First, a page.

Nearly three in every five Tories voting to elect a new prime minister are prepared to surrender control over Northern Ireland to ensure Britain leaves the European Union

In a YouGov poll of conservative and unionist party members released on Tuesday afternoon, 59 percent would prioritize leaving the EU even if it meant Northern Ireland breaking away from the rest of the U.K.

Fifty-four percent would accept the Tory Party “being destroyed” in order to secure Brexit, the process of departure by Britain from the EU.

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The survey found that 63 percent of members would be prepared to see Brexit take place even if it meant Scotland leaving the U.K.

YouGov, a British-based international Internet-based market research and data analytics firm, also found in its survey that 46 percent of Tories would be happy to see the Brexit Party’s Nigel Farage as their new leader, although he is not a contender.

 Brexit Party’s Nigel Farage.

Brexit Party’s Nigel Farage.

Meanwhile, the backstop in Brexit, the agreed deal to prevent a hard border in Ireland when Britain leaves the EU, faces uncertainty following a claim that at least two prominent EU leaders are prepared to renegotiate its existence.

Tory leadership candidate Jeremy Hunt claimed on Sunday that French President Emmanuel Macron and German Chancellor Angela Merkel have made “private” pledges they would reopen talks on a Brexit deal if he became prime minister.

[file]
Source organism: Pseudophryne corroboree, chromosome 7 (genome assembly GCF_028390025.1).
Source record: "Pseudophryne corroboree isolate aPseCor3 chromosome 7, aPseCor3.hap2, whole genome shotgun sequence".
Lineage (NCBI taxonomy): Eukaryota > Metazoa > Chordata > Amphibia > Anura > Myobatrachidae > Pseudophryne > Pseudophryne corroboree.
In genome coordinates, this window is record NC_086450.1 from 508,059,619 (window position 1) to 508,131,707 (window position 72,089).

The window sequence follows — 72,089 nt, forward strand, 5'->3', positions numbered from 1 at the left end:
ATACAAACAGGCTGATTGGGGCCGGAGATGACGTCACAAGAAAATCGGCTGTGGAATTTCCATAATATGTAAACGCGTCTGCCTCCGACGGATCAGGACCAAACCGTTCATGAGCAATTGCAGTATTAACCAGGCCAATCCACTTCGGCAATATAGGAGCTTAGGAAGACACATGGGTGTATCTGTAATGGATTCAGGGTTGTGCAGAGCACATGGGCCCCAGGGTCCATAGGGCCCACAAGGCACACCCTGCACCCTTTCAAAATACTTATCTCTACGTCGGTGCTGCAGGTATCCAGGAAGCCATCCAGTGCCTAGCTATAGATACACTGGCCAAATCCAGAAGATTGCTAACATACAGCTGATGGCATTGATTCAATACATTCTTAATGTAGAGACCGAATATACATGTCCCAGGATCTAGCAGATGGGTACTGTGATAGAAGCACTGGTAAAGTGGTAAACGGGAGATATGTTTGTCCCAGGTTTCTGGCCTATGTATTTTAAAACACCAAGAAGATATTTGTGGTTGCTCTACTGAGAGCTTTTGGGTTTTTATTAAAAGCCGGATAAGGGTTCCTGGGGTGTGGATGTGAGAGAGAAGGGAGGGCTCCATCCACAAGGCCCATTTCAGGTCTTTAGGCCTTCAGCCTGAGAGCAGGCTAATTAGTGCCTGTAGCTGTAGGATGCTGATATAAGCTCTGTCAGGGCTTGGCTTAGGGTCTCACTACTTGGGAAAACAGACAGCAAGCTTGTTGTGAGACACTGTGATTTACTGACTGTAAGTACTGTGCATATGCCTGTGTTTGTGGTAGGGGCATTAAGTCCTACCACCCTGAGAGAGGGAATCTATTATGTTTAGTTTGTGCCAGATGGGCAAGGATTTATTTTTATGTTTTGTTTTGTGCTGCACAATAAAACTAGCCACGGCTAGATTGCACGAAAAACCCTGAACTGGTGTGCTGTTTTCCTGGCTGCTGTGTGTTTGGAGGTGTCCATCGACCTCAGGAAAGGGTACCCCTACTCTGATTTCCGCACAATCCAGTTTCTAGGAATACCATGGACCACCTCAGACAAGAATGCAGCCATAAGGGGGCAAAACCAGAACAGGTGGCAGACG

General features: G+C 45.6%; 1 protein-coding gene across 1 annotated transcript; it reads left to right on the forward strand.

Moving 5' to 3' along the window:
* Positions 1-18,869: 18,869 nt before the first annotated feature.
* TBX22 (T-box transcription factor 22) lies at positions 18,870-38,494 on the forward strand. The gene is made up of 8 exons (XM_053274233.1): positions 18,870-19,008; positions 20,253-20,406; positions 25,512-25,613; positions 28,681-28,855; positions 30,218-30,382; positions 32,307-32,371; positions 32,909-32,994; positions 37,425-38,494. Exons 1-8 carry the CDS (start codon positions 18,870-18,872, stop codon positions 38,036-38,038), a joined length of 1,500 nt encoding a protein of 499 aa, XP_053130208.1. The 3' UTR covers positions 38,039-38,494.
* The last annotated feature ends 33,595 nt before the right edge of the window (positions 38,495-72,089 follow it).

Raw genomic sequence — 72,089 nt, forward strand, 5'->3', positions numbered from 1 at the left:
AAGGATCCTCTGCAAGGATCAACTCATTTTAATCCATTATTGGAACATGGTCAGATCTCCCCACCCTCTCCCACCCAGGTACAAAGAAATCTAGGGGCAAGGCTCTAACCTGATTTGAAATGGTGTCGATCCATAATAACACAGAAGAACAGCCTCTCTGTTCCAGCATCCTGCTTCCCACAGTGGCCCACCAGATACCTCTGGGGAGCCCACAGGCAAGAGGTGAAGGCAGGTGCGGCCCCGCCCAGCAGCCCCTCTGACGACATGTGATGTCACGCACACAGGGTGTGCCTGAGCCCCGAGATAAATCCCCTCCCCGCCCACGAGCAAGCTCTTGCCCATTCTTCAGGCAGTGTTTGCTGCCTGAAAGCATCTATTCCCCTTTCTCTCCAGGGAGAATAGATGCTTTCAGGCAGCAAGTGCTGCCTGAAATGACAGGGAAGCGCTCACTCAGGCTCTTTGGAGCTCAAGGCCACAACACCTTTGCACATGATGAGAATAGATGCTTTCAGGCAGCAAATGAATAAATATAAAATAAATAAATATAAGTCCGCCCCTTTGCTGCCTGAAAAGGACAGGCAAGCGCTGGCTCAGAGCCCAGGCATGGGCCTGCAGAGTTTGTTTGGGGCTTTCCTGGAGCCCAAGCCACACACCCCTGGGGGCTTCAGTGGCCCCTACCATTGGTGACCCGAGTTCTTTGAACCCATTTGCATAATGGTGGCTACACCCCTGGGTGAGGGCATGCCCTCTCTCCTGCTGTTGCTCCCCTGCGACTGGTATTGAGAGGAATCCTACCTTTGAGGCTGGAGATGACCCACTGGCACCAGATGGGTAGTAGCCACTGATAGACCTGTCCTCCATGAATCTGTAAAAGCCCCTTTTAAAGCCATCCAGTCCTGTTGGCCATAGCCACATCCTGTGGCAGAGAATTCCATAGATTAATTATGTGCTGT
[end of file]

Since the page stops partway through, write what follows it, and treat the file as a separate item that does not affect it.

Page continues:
Tory leadership candidate Jeremy Hunt.

Tory leadership candidate Jeremy Hunt.

Hunt, who is foreign secretary under a British government now run on a temporary basis by Theresa May while her successor as prime minister is being chosen, is number three with the bookies behind the hot favorite, former Foreign Secretary Boris Johnson, to take over leadership.

Hunt confidently claimed on Sunday that both Macron and Merkel made private remarks to reopen the Brexit withdrawal agreement.  He claimed they were prepared to renegotiate deal that didn’t need a backstop.

The agreement was struck last year between the EU and May but, despite EU leaders publicly declaring there can be no renegotiation, it three times failed to get the approval of the House of Commons.

That led to May’s notice of resignation as Tory leader and prime minister and prompted the leadership battle which opened last week with 10 candidates.

The number was reduced to six after early voting and was due to drop further with voting on Tuesday, Wednesday, and Thursday of this week until it is down to the final two, with the overall winner expected next month.

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Hunt’s comments of private assurances from Macron and Merkel directly contrast with their recent public positions, where they insisted the agreement was not up for renegotiation.

“When you talk to European leaders, as I have as foreign minister, they want to solve this problem,” Hunt told the BBC’s Andrew Marr.

“If they would be approached by someone they would be willing to deal with, who has new ideas, they would be willing to renegotiate the package.

“They told me they are prepared to look at whether you could get much more detail on the future relationship. Potentially that could be legally binding so that you don’t need a backstop.”

He added, “I would never pretend that this is going to be easy but nor is it impossible.”

Johnson, who refused to join the other five candidates in a Channel 4 debate on Sunday, but did appear in a debate on the BBC on Tuesday, said he was committed to Britain leaving the EU by the October 31 new deadline. He said the controversial Irish backstop problems could be solved by having checks away from the border.

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